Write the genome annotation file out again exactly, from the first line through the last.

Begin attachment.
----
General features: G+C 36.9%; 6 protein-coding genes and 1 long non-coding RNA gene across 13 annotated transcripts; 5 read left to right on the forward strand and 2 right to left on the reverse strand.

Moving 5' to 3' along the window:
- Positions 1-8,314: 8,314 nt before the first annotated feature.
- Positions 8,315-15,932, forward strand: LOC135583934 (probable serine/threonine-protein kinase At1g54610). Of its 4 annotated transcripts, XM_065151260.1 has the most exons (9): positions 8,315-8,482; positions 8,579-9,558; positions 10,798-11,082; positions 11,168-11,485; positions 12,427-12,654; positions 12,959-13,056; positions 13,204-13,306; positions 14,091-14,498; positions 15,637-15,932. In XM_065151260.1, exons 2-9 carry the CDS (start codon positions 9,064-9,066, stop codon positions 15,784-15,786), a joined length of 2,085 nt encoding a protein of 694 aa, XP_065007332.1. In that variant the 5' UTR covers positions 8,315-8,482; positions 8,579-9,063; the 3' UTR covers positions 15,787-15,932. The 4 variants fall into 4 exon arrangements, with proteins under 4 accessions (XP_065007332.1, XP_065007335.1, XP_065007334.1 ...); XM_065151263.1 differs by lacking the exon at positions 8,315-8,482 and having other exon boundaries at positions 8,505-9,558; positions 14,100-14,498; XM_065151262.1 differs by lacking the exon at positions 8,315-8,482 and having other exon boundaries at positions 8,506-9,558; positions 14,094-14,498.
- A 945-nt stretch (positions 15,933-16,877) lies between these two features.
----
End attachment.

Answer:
General features: G+C 36.9%; 6 protein-coding genes and 1 long non-coding RNA gene across 13 annotated transcripts; 5 read left to right on the forward strand and 2 right to left on the reverse strand.

Moving 5' to 3' along the window:
- Positions 1-8,314: 8,314 nt before the first annotated feature.
- Positions 8,315-15,932, forward strand: LOC135583934 (probable serine/threonine-protein kinase At1g54610). Of its 4 annotated transcripts, XM_065151260.1 has the most exons (9): positions 8,315-8,482; positions 8,579-9,558; positions 10,798-11,082; positions 11,168-11,485; positions 12,427-12,654; positions 12,959-13,056; positions 13,204-13,306; positions 14,091-14,498; positions 15,637-15,932. In XM_065151260.1, exons 2-9 carry the CDS (start codon positions 9,064-9,066, stop codon positions 15,784-15,786), a joined length of 2,085 nt encoding a protein of 694 aa, XP_065007332.1. In that variant the 5' UTR covers positions 8,315-8,482; positions 8,579-9,063; the 3' UTR covers positions 15,787-15,932. The 4 variants fall into 4 exon arrangements, with proteins under 4 accessions (XP_065007332.1, XP_065007335.1, XP_065007334.1 ...); XM_065151263.1 differs by lacking the exon at positions 8,315-8,482 and having other exon boundaries at positions 8,505-9,558; positions 14,100-14,498; XM_065151262.1 differs by lacking the exon at positions 8,315-8,482 and having other exon boundaries at positions 8,506-9,558; positions 14,094-14,498.
- A 945-nt stretch (positions 15,933-16,877) lies between these two features.